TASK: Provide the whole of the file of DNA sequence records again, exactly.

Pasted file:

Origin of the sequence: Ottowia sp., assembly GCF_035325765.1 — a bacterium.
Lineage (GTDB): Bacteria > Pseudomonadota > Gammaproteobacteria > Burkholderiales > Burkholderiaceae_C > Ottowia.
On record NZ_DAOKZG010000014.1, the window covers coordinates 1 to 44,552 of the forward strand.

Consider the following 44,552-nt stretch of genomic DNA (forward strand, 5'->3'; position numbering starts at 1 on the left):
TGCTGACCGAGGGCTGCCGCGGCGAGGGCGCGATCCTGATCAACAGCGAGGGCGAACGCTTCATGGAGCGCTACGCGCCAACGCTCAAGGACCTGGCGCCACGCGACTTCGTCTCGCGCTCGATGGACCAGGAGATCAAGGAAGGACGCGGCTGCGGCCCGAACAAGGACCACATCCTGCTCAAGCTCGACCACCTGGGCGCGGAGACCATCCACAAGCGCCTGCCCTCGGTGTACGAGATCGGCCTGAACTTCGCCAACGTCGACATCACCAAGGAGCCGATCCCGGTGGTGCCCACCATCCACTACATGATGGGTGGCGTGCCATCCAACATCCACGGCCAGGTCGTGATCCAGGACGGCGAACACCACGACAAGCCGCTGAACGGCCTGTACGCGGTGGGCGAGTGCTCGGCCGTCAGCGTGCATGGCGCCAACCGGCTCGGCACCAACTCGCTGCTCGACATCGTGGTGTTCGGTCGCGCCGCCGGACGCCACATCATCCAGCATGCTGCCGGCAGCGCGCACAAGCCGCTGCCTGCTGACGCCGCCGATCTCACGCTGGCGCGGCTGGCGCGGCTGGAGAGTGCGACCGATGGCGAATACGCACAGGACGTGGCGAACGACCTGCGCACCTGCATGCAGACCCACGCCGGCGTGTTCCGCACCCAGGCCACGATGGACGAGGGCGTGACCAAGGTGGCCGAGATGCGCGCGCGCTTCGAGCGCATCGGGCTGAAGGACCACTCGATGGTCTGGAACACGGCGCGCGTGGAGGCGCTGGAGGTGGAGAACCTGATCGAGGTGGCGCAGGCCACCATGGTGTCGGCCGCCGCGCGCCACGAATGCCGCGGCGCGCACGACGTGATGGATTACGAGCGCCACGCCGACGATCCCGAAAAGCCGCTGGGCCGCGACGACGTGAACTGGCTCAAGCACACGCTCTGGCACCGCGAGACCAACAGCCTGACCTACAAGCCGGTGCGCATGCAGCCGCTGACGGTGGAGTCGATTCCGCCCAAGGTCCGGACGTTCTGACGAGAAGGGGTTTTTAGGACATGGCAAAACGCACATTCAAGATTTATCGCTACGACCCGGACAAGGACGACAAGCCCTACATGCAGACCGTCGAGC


Origin of the sequence: Ottowia sp., assembly GCF_035325765.1 — a bacterium.
Lineage (GTDB): Bacteria > Pseudomonadota > Gammaproteobacteria > Burkholderiales > Burkholderiaceae_C > Ottowia.
On record NZ_DAOKZG010000014.1, the window covers coordinates 1 to 44,552 of the forward strand.

Consider the following 44,552-nt stretch of genomic DNA (forward strand, 5'->3'; position numbering starts at 1 on the left):
TGCTGACCGAGGGCTGCCGCGGCGAGGGCGCGATCCTGATCAACAGCGAGGGCGAACGCTTCATGGAGCGCTACGCGCCAACGCTCAAGGACCTGGCGCCACGCGACTTCGTCTCGCGCTCGATGGACCAGGAGATCAAGGAAGGACGCGGCTGCGGCCCGAACAAGGACCACATCCTGCTCAAGCTCGACCACCTGGGCGCGGAGACCATCCACAAGCGCCTGCCCTCGGTGTACGAGATCGGCCTGAACTTCGCCAACGTCGACATCACCAAGGAGCCGATCCCGGTGGTGCCCACCATCCACTACATGATGGGTGGCGTGCCATCCAACATCCACGGCCAGGTCGTGATCCAGGACGGCGAACACCACGACAAGCCGCTGAACGGCCTGTACGCGGTGGGCGAGTGCTCGGCCGTCAGCGTGCATGGCGCCAACCGGCTCGGCACCAACTCGCTGCTCGACATCGTGGTGTTCGGTCGCGCCGCCGGACGCCACATCATCCAGCATGCTGCCGGCAGCGCGCACAAGCCGCTGCCTGCTGACGCCGCCGATCTCACGCTGGCGCGGCTGGCGCGGCTGGAGAGTGCGACCGATGGCGAATACGCACAGGACGTGGCGAACGACCTGCGCACCTGCATGCAGACCCACGCCGGCGTGTTCCGCACCCAGGCCACGATGGACGAGGGCGTGACCAAGGTGGCCGAGATGCGCGCGCGCTTCGAGCGCATCGGGCTGAAGGACCACTCGATGGTCTGGAACACGGCGCGCGTGGAGGCGCTGGAGGTGGAGAACCTGATCGAGGTGGCGCAGGCCACCATGGTGTCGGCCGCCGCGCGCCACGAATGCCGCGGCGCGCACGACGTGATGGATTACGAGCGCCACGCCGACGATCCCGAAAAGCCGCTGGGCCGCGACGACGTGAACTGGCTCAAGCACACGCTCTGGCACCGCGAGACCAACAGCCTGACCTACAAGCCGGTGCGCATGCAGCCGCTGACGGTGGAGTCGATTCCGCCCAAGGTCCGGACGTTCTGACGAGAAGGGGTTTTTAGGACATGGCAAAACGCACATTCAAGATTTATCGCTACGACCCGGACAAGGACGACAAGCCCTACATGCAGACCGTCGAGC